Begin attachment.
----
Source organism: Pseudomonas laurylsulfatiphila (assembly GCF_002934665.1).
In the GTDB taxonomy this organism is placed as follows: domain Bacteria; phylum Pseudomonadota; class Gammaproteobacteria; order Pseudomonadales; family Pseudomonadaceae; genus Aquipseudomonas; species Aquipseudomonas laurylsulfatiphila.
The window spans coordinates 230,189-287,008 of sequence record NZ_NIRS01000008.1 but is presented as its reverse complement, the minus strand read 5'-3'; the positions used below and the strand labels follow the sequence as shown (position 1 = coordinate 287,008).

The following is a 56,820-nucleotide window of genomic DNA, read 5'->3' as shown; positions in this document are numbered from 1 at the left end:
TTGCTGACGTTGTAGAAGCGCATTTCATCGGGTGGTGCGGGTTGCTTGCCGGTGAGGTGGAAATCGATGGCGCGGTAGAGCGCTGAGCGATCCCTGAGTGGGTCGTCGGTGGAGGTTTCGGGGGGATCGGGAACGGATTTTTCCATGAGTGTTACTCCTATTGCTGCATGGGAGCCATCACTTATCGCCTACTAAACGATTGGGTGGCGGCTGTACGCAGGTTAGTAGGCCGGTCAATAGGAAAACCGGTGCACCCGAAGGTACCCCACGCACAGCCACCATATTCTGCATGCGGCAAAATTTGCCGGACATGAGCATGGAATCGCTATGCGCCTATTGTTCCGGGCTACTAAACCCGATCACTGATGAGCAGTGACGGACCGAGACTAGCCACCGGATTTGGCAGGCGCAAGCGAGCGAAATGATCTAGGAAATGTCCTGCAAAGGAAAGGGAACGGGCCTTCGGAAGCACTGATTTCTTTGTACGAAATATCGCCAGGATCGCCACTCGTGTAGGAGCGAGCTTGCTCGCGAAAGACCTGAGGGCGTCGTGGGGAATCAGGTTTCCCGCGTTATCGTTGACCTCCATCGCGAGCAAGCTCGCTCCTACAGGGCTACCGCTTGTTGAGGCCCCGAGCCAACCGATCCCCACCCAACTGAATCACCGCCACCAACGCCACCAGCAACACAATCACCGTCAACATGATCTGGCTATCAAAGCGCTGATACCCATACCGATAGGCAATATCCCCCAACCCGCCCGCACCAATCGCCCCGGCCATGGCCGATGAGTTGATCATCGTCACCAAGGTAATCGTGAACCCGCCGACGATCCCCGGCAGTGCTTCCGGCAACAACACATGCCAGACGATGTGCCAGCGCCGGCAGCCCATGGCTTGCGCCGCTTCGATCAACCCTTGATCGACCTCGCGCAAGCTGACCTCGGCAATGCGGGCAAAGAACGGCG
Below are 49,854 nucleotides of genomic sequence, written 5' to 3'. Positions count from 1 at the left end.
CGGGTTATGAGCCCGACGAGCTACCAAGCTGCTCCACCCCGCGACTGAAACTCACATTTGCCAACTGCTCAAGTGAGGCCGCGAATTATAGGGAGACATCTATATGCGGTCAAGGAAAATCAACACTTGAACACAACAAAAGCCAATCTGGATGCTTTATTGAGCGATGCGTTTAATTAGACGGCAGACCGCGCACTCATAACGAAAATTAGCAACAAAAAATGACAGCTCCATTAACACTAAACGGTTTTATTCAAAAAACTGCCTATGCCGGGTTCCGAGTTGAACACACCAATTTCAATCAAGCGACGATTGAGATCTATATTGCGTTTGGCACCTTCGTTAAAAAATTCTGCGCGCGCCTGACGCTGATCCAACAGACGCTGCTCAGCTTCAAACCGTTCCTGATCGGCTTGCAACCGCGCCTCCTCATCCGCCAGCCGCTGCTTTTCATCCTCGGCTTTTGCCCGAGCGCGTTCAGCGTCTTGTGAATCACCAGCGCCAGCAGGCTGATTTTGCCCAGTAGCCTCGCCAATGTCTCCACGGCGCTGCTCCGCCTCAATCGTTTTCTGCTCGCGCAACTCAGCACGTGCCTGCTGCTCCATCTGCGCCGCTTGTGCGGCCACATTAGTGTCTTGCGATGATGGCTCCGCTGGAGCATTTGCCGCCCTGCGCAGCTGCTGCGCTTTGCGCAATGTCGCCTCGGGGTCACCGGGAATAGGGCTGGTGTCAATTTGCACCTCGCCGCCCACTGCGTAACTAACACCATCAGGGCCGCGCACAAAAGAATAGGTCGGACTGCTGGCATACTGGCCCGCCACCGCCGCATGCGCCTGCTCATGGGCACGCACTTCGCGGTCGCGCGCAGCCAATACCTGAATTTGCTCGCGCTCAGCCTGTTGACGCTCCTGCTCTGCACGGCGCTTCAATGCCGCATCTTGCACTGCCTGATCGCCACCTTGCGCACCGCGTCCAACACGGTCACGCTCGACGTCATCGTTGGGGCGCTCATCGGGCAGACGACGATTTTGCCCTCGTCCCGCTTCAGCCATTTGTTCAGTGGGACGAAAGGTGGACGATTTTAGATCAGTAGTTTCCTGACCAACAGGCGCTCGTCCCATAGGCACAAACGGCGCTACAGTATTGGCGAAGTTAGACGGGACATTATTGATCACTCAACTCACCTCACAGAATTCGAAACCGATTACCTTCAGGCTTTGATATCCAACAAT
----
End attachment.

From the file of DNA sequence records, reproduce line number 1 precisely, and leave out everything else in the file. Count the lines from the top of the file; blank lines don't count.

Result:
Source organism: Pseudomonas laurylsulfatiphila (assembly GCF_002934665.1).